Even if Chinese students cover a large part of international students numbers, I didn’t push all my efforts on this specific aspect. It is necessary to hear the opinions from all international students, populations small and large. Every day from 9am till 5pm, I went to as many lectures as I possibly could to borrow 5 minutes of their time and talked about my manifesto, reminding them to compare all of our manifestos and vote for the candidate they deemed right for the role. The Faculty of Engineering and the School of Medicine & Health are far away from LUU building, but they were also my target. Also, I went to LUU café (underground), the common room of different departments, global café and refractory to talk to students face to face and asked them for suggestions to build up a better international university. After 5pm, I did the same thing in Old Bar and Terrace. This experience built up my courage and confidence to persuade strangers to vote for me, similar to personal brand marketing. It was exhausted but I knew it could be the only chance to have the ‘privilege’ to talk with everyone on campus. I enjoyed this style of a western democracy campaign, and the responsibility to deliver on my promise. In the two-week campaign I knew more about the issues I didn’t hear about before, especially how international students felt under representative, regardless having ⅓ of the student population at Leeds.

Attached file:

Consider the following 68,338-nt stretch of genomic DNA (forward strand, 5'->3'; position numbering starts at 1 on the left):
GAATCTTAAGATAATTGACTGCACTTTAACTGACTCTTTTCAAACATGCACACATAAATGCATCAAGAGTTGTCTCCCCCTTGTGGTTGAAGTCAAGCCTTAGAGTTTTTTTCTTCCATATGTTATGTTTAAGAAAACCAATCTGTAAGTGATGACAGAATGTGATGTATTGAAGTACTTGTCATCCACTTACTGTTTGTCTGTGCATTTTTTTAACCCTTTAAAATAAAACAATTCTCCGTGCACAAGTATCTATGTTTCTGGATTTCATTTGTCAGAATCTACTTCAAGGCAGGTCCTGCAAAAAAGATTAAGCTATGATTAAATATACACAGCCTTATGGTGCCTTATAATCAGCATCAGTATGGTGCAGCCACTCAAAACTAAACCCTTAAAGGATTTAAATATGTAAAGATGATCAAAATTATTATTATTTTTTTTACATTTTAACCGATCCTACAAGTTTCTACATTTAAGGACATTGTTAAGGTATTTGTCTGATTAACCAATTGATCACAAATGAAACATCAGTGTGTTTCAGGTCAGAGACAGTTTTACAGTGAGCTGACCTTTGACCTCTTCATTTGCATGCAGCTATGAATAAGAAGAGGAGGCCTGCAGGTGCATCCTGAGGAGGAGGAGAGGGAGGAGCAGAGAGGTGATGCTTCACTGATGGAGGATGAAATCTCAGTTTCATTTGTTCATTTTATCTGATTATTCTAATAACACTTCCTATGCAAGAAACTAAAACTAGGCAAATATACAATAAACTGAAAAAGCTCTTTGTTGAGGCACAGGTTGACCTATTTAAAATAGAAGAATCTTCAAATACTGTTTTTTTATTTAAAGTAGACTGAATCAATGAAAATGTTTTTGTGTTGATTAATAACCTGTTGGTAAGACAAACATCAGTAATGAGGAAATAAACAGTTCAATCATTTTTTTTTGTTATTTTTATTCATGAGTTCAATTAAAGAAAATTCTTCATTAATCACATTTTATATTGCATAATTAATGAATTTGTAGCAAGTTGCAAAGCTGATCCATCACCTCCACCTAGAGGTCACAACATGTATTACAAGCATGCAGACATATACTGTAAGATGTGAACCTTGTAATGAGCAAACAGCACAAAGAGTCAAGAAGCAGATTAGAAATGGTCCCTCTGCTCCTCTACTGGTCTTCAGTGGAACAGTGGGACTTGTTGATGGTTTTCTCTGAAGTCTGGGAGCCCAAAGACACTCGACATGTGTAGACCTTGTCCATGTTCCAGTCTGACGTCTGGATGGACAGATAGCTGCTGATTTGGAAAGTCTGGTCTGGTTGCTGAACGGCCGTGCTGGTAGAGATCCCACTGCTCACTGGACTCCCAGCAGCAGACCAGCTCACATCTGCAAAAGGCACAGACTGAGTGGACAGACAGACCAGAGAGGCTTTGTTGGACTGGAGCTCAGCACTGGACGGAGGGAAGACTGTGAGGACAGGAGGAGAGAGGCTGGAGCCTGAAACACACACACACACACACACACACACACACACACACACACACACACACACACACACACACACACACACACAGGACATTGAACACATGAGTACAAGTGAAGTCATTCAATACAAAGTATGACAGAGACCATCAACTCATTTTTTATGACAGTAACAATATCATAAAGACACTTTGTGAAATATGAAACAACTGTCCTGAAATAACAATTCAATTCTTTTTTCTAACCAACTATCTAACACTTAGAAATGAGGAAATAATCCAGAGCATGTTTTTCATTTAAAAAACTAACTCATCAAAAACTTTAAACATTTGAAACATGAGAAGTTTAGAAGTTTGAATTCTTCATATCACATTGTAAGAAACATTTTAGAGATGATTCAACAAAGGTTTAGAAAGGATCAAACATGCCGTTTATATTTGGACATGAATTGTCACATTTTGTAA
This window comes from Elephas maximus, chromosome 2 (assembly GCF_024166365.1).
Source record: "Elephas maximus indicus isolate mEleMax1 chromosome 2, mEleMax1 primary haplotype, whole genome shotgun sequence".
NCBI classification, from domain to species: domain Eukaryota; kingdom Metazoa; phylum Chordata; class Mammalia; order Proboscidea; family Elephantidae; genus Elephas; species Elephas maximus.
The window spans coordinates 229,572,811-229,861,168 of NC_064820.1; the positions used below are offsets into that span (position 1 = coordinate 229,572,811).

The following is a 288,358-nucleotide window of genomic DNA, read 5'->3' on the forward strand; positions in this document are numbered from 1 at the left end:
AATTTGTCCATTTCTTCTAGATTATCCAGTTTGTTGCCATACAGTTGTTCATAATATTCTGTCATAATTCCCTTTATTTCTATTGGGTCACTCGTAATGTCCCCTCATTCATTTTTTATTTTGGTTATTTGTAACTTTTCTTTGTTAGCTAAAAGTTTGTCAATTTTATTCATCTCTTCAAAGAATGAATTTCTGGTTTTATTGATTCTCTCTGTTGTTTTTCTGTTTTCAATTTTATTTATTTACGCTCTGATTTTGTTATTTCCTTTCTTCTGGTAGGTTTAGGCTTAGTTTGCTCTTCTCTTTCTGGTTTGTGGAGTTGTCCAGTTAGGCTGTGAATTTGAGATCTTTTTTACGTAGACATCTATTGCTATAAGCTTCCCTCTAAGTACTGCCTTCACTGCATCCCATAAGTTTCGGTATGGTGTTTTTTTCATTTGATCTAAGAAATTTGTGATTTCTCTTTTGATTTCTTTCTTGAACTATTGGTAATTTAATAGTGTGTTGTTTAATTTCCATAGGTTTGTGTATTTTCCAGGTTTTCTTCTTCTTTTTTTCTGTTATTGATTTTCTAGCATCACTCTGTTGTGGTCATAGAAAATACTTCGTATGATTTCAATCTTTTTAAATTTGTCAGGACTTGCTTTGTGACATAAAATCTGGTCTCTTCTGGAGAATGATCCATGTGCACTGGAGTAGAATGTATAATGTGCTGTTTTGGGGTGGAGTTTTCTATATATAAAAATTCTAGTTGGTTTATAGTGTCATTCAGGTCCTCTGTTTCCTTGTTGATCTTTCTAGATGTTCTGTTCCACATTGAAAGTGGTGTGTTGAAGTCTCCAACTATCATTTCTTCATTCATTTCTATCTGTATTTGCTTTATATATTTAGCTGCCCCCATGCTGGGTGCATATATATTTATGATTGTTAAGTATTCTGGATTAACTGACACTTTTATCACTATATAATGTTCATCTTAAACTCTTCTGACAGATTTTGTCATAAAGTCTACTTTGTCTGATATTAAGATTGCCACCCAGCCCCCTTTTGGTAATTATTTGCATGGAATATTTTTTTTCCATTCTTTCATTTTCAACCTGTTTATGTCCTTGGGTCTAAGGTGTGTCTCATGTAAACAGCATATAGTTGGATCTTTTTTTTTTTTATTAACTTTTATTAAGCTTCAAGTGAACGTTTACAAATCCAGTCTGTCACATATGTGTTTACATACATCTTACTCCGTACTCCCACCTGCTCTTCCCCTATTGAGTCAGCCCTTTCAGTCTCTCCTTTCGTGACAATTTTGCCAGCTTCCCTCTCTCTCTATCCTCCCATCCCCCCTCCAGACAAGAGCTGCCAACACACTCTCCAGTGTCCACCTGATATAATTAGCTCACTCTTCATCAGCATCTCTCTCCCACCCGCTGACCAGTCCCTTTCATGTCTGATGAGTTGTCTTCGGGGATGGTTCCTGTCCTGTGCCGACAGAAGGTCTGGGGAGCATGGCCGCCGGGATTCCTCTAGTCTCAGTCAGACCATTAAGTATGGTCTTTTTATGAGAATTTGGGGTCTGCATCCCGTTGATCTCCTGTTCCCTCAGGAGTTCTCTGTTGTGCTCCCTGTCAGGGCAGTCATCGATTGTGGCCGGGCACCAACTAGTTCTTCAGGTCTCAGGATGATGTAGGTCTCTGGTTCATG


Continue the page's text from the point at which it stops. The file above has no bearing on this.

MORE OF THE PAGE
Similar to other candidates, I used all the resources and time I had during the campaign to my full potential. It was a good opportunity to practice my leadership skills and think out of the box that took some bravely! For example, my flat mates composed a song for me and we singed it in the Global Café, which attracted more students to hear about my manifesto and vote for me. Another good example was the focus more on online campaigns despite there being posters everywhere on campus, which was more environmentally friendly and spread the world of my manifesto to more students quicker. It is fantastic to build the connection with other talented candidates when we spent more time exchanging our ideas about how to build a better campus, rather than a competiting. Without any of this and the other candidates efforts, we wouldn’t have made such excellent campaigns around the campus highlighting a range of issues important to the University of Leeds and the student experience.
“Your first ever International Officer is: Franks Feng!”
The result night, what I remember is that I felt on the top of the world, hugging everyone besides me! With all the hard work and time I spent, I felt the victory was well deserved and feel confident that I can go further in the future by helping others in need, international students and UK/home students looking to internationalize their exprience too. What I love most about this is that my experience and story will encourage more international to do the same as me. Without doubt and self-abasement, if you feel you can make a difference to the University of Leeds, consider running for the exec board at the Leeds University Union.
Your International Officer for 2020/21,